Platform Analysis

AMD provided the press with a block diagram of the Renoir APU at the time of the launch of the Zen 2 APUs. These APUs are monolithic dies, and true SoCs with all I/Os being sourced from the APU without a platform controller hub in the picture.

The above layout needs to be studied in conjunction with the design of the 4X4 BOX-4800U's motherboard. The various I/Os of the system (as well as internal components) are enabled using the following configuration.

An idea of the distribution of the various PCIe lanes can be obtained from the above diagram:

  • PCIe 3.0 x4 and a SATA port multiplexed behind the M.2 SSD slot (PCI Express x8 Bus #4)
  • PCIe 3.0 x1 for the Intel Wi-Fi 6 AX200 160 MHz WLAN card (PCI Express x1 Bus #3)
  • PCIe 3.0 x1 for the Realtek RTL8125 Gaming 2.5GbE Ethernet Controller (PCI Express x1 Bus #1)
  • PCIe 3.0 x1 for the Realtek RTL8168/RTL8111 GbE Ethernet Controller (PCI Express x1 Bus #2)

Other aspects of interest include the distribution of various USB ports - particularly in terms of bandwidth sharing. For example, we expect ports 'B' and 'C' behind the same root hub to share bandwidth. Note that the PCI Express x16 Bus #5 includes the two USB 3.1 controllers as well as the integrated GPU. The two Type-C ports in the front panel also act as conduits for two display outputs from the latter.

In the remainder of this review, we will first look at BAPCo's SYSmark 25, followed by various UL benchmarks and miscellaneous workloads. We also present some gaming benchmarks. A detailed look at the HTPC credentials of the system is followed by testing of the power consumption and thermal solution.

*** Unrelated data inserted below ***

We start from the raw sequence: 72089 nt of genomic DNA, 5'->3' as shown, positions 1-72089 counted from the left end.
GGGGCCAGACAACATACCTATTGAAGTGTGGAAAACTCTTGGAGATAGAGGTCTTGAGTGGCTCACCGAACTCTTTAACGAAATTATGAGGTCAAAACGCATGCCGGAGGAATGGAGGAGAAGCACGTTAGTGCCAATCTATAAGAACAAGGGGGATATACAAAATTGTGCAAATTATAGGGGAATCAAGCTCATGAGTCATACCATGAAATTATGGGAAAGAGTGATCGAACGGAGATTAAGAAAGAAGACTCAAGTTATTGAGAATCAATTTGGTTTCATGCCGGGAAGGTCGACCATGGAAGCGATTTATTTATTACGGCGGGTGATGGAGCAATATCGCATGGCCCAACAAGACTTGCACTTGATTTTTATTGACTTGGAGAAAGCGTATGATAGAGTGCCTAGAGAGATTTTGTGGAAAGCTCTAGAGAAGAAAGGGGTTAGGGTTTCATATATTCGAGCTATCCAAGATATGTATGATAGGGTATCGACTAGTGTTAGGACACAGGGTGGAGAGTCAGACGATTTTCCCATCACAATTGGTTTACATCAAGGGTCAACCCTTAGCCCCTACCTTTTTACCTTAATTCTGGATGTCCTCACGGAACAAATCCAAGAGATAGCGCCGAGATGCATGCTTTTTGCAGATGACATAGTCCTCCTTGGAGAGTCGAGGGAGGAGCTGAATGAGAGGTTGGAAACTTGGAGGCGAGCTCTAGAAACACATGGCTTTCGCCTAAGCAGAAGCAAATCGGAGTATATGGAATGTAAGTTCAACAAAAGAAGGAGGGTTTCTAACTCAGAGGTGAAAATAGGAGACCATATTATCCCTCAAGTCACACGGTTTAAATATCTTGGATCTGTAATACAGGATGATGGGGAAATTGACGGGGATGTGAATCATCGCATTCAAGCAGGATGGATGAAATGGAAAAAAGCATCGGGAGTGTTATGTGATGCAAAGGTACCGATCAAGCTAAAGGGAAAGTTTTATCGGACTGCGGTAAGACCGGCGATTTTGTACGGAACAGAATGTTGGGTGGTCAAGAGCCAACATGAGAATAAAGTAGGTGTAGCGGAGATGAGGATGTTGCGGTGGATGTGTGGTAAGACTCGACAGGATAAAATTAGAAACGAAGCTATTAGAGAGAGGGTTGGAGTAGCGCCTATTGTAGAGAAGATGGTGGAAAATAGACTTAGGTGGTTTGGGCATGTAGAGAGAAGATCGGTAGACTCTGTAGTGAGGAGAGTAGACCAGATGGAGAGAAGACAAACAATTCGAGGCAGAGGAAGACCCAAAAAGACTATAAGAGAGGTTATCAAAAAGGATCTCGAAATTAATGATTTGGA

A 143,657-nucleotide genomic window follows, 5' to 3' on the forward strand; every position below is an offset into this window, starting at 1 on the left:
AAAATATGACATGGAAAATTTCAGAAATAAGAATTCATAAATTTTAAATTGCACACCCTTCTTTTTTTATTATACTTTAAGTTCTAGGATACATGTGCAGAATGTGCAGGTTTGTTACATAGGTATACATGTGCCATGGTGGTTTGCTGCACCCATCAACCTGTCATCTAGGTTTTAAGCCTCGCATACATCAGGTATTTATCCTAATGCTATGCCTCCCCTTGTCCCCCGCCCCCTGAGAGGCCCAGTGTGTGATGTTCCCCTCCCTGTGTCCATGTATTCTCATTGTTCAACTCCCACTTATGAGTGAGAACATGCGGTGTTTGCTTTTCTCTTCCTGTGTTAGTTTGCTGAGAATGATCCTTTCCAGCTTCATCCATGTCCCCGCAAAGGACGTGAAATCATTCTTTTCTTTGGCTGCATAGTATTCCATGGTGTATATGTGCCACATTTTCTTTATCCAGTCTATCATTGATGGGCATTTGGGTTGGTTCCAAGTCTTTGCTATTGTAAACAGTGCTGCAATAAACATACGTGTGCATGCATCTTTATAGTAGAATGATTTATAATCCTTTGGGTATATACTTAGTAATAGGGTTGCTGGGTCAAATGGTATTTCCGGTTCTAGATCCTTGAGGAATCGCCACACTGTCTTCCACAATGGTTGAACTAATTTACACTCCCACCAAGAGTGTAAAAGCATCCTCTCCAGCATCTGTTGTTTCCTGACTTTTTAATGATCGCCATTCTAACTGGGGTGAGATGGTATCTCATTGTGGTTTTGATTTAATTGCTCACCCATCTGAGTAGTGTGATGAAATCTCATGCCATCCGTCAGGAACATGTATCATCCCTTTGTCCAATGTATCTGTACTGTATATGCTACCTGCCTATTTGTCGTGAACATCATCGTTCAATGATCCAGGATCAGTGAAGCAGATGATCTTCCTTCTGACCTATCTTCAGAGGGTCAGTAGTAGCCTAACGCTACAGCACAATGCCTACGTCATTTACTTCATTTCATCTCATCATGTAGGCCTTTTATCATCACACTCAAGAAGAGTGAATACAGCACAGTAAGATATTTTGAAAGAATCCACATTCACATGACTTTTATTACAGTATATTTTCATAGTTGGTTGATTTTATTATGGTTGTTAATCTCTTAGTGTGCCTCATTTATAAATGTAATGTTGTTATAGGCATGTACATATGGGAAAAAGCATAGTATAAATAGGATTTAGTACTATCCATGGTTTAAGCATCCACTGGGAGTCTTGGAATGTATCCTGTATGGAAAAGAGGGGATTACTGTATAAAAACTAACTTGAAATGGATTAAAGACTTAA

Introduction BAPCo SYSmark 25
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  • redwingsbb - Saturday, November 28, 2020 - link

    I don't think spikebike was saying that they would wait 2 years to buy I think they were saying it would be interesting to wait until CES in a couple of months to see whether there could be Zen 3 based NUC coming out in the next few months which in their opinion would be a big enough upgrade over a Ryzen 4000 based NUC to last them a full year or two longer. Reply
  • ifThenError - Monday, November 30, 2020 - link

    You are very right, Zen3 in a small form factor would be a formidable plattform for many use cases. I'd happily swap my old box for such a device.

    Unfortunately I wouldn't expect this to happen anytime soon. Currently there is no such thing as a Zen3 based APU. The Zen2 based Renoir has just been released and still seems to have limited availability. It is more than a year behind the desktop and server Zen2 chips. Even if a Zen3 mobile chip was anounced in January, we would probably still be at least a year away from any SFF using it.

    Looks like the devices from Asus and ASRock are your best bet, or you need a lot of patience.
    Reply
  • Valantar - Thursday, November 26, 2020 - link

    Pretty damn impressive seeing this hit above 1300 in Time Spy and nearly 14000 in night raid. My ITX 4650G with the iGPU@2100, RAM @3800c16 and IF@1900 hits >1600 TS and >17000 NR, but that also consumes ~100W from the wall. With this sitting in the 50s of watts except for initial spikes, that's very good performance for the tiny power draw.

    Really looking forward to how boxes like this evolve with DDR5.

    Oh, and the dual NICs are brilliant. The 4350G version of this would make for a great PFSense box.
    Reply
  • DanaGoyette - Thursday, November 26, 2020 - link

    Realtek Virtual IPMI, on the Platform Analysis page....

    huh, does this have out-of-band management capabilities? If so, it could be useful as a server.
    Reply
  • ganeshts - Thursday, November 26, 2020 - link